“The cybersecurity risk with medical devices is a serious and emerging concern which most hospitals have yet to significantly address. Methodist Hospital is getting an early start, and we congratulate them for this important initiative. It sets a great example for other hospitals on how to tackle this issue,” says James P. Keller, Jr, ECRI’s vice president of health technology evaluation and safety.
Way of the Future
“One major concern is that a device connected to the system could be used to change data or shut down the operation of other devices on the same system,” Keller says. A microcosm of the world, a network’s risks can range from petty theft to cyberterrorism.
Anthony J. Coronado, biomedical engineering manager at Methodist Hospital, concurs that patient safety was the major driver, but adds that patient privacy (and HIPAA law) was also a factor. So the team developed a three-phase project involving risk assessment, mitigation, and continuing management, each with carefully managed deadlines and milestones. However, before phase one was implemented, some early preparation was needed.
The project did not require a huge investment, but it did require a budget and, therefore, administrative approval. Buy-in, however, was easy to obtain. Although there had been no security breach, a device vulnerability had been discovered via a physician’s remote access. Clinical engineering followed the event with a presentation on the evolution of biomedical devices from isolated pieces of mechanical equipment to networked systems focused on data collection, analysis, and storage—and support was immediate.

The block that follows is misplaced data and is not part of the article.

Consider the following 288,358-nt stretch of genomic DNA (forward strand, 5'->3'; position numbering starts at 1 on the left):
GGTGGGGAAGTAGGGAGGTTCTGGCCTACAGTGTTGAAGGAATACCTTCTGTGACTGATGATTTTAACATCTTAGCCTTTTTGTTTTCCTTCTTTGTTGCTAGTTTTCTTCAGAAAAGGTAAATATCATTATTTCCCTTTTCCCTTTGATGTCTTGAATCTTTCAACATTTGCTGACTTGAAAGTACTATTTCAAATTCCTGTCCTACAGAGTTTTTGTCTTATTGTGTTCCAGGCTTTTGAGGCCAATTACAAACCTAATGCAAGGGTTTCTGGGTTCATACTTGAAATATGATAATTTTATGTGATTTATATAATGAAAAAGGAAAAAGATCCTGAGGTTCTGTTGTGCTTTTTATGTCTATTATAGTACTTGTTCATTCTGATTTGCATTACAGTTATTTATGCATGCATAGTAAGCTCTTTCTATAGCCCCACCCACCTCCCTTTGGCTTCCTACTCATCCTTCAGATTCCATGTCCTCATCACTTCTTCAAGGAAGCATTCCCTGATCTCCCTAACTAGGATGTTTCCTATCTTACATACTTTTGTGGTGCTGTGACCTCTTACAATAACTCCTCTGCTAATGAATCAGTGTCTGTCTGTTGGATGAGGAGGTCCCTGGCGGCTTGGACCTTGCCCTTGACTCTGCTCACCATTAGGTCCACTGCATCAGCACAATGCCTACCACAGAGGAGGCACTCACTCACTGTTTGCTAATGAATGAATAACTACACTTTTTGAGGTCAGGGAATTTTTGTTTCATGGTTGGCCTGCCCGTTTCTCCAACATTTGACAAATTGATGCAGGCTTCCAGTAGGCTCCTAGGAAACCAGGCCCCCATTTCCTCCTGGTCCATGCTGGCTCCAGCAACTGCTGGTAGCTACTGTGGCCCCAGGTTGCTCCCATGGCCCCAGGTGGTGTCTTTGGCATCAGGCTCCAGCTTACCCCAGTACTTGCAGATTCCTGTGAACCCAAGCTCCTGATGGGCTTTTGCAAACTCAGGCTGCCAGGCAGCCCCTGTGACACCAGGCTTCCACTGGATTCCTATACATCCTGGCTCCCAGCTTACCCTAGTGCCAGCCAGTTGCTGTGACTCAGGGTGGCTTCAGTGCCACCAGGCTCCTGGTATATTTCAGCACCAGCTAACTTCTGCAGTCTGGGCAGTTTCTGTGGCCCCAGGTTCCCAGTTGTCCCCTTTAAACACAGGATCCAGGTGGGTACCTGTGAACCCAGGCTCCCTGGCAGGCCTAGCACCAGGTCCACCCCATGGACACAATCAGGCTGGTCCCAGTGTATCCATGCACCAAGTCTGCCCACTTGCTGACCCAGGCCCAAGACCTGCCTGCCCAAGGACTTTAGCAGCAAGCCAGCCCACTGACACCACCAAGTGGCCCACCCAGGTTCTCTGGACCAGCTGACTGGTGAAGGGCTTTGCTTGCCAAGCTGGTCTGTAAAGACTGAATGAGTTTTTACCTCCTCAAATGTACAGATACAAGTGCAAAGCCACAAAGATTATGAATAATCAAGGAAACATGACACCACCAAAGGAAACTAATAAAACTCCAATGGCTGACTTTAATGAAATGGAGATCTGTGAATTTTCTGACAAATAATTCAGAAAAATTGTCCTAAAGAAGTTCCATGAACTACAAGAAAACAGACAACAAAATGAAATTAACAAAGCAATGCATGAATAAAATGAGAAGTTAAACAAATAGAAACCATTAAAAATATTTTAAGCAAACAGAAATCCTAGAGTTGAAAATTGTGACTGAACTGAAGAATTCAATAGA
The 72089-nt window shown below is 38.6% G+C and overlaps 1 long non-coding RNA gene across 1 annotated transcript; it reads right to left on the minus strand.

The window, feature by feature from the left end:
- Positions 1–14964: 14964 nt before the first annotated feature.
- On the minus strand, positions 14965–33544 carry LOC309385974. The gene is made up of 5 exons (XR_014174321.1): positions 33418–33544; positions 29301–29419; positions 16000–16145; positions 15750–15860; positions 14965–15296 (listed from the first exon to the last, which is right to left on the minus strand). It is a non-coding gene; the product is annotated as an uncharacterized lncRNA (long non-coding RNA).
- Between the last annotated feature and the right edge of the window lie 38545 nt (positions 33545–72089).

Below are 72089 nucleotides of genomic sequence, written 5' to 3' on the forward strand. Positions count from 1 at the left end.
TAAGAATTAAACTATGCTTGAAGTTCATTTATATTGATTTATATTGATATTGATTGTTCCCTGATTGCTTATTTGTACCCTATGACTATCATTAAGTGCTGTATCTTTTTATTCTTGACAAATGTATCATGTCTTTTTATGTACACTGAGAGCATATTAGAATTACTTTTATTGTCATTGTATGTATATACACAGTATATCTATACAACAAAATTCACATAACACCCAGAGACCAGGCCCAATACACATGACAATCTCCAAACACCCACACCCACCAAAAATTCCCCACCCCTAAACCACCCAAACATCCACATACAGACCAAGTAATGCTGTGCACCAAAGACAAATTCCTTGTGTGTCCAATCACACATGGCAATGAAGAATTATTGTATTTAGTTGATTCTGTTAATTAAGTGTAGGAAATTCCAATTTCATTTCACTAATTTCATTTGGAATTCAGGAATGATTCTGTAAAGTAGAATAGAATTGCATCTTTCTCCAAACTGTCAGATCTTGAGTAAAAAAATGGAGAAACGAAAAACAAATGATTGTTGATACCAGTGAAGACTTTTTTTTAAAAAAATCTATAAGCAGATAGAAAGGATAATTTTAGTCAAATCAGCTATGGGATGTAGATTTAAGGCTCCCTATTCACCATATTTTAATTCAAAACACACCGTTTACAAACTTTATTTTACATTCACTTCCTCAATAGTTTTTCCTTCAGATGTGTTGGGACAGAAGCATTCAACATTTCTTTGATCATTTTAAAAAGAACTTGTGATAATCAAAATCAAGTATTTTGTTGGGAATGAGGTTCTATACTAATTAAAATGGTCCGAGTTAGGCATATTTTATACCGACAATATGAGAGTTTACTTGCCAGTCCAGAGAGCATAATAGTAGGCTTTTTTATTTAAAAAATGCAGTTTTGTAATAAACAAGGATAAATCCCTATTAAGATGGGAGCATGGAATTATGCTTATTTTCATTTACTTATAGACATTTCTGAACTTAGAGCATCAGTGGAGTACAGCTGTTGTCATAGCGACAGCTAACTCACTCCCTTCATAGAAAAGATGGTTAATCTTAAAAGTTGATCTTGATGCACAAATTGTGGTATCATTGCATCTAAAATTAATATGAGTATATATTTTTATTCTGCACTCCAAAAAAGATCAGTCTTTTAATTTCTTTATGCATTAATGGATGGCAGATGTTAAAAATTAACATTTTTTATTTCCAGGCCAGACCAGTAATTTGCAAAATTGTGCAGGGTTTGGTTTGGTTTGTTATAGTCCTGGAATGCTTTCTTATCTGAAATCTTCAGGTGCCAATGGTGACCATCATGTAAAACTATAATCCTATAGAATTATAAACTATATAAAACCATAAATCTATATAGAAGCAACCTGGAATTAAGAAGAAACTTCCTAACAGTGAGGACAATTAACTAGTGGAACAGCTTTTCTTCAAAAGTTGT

“They understand that IV pumps have become smart devices just like their flip phones have become smart phones, and that this is the future,” Coronado says.
The biggest cost for the program has been labor. Coronado estimates that the capital cost per device averaged about $150 and typically covered upgrades. Time involved has been more expensive and involved training for all team members, but the effort has been worth it. “The work has been integrated into our daily activities and become part of the culture,” Coronado says, noting culture change may have been one of the biggest challenges.